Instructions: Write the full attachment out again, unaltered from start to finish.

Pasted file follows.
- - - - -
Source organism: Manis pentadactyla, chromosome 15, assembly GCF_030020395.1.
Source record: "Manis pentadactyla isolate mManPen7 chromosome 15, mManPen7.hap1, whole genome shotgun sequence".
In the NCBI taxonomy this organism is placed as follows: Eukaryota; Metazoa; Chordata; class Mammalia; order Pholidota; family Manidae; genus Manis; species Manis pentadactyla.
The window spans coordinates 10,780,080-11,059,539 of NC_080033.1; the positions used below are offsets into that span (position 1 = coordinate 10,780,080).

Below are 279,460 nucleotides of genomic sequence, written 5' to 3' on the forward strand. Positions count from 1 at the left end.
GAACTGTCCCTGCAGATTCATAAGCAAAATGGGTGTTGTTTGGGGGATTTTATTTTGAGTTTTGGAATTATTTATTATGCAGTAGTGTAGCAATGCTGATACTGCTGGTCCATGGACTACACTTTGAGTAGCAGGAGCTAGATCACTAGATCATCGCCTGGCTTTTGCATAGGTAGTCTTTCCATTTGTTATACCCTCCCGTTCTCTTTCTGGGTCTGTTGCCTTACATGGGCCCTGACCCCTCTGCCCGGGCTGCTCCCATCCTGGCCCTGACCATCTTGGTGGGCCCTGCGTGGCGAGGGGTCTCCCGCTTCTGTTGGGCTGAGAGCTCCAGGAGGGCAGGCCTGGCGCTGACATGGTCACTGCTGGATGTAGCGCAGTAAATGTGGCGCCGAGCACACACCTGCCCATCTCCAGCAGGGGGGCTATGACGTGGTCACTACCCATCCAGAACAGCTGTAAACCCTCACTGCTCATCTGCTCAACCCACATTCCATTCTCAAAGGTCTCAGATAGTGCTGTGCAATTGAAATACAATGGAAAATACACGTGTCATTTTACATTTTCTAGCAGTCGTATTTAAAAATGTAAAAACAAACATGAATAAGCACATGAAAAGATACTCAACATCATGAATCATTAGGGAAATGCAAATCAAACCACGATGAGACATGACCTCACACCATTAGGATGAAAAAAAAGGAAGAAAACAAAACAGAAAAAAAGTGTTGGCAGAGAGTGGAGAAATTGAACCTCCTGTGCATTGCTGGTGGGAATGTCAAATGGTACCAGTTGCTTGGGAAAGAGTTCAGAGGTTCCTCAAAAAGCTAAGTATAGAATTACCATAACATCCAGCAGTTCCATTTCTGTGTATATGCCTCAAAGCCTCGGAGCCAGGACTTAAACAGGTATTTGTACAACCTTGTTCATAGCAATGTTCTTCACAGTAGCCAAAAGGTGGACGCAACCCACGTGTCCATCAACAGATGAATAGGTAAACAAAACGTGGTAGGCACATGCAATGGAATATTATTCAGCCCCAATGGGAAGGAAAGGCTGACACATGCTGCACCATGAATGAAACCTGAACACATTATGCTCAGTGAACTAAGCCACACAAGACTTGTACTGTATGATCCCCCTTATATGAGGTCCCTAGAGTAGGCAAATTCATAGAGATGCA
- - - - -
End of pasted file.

Source organism: Manis pentadactyla, chromosome 15, assembly GCF_030020395.1.
Source record: "Manis pentadactyla isolate mManPen7 chromosome 15, mManPen7.hap1, whole genome shotgun sequence".
In the NCBI taxonomy this organism is placed as follows: Eukaryota; Metazoa; Chordata; class Mammalia; order Pholidota; family Manidae; genus Manis; species Manis pentadactyla.
The window spans coordinates 10,780,080-11,059,539 of NC_080033.1; the positions used below are offsets into that span (position 1 = coordinate 10,780,080).

Below are 279,460 nucleotides of genomic sequence, written 5' to 3' on the forward strand. Positions count from 1 at the left end.
GAACTGTCCCTGCAGATTCATAAGCAAAATGGGTGTTGTTTGGGGGATTTTATTTTGAGTTTTGGAATTATTTATTATGCAGTAGTGTAGCAATGCTGATACTGCTGGTCCATGGACTACACTTTGAGTAGCAGGAGCTAGATCACTAGATCATCGCCTGGCTTTTGCATAGGTAGTCTTTCCATTTGTTATACCCTCCCGTTCTCTTTCTGGGTCTGTTGCCTTACATGGGCCCTGACCCCTCTGCCCGGGCTGCTCCCATCCTGGCCCTGACCATCTTGGTGGGCCCTGCGTGGCGAGGGGTCTCCCGCTTCTGTTGGGCTGAGAGCTCCAGGAGGGCAGGCCTGGCGCTGACATGGTCACTGCTGGATGTAGCGCAGTAAATGTGGCGCCGAGCACACACCTGCCCATCTCCAGCAGGGGGGCTATGACGTGGTCACTACCCATCCAGAACAGCTGTAAACCCTCACTGCTCATCTGCTCAACCCACATTCCATTCTCAAAGGTCTCAGATAGTGCTGTGCAATTGAAATACAATGGAAAATACACGTGTCATTTTACATTTTCTAGCAGTCGTATTTAAAAATGTAAAAACAAACATGAATAAGCACATGAAAAGATACTCAACATCATGAATCATTAGGGAAATGCAAATCAAACCACGATGAGACATGACCTCACACCATTAGGATGAAAAAAAAGGAAGAAAACAAAACAGAAAAAAAGTGTTGGCAGAGAGTGGAGAAATTGAACCTCCTGTGCATTGCTGGTGGGAATGTCAAATGGTACCAGTTGCTTGGGAAAGAGTTCAGAGGTTCCTCAAAAAGCTAAGTATAGAATTACCATAACATCCAGCAGTTCCATTTCTGTGTATATGCCTCAAAGCCTCGGAGCCAGGACTTAAACAGGTATTTGTACAACCTTGTTCATAGCAATGTTCTTCACAGTAGCCAAAAGGTGGACGCAACCCACGTGTCCATCAACAGATGAATAGGTAAACAAAACGTGGTAGGCACATGCAATGGAATATTATTCAGCCCCAATGGGAAGGAAAGGCTGACACATGCTGCACCATGAATGAAACCTGAACACATTATGCTCAGTGAACTAAGCCACACAAGACTTGTACTGTATGATCCCCCTTATATGAGGTCCCTAGAGTAGGCAAATTCATAGAGATGCA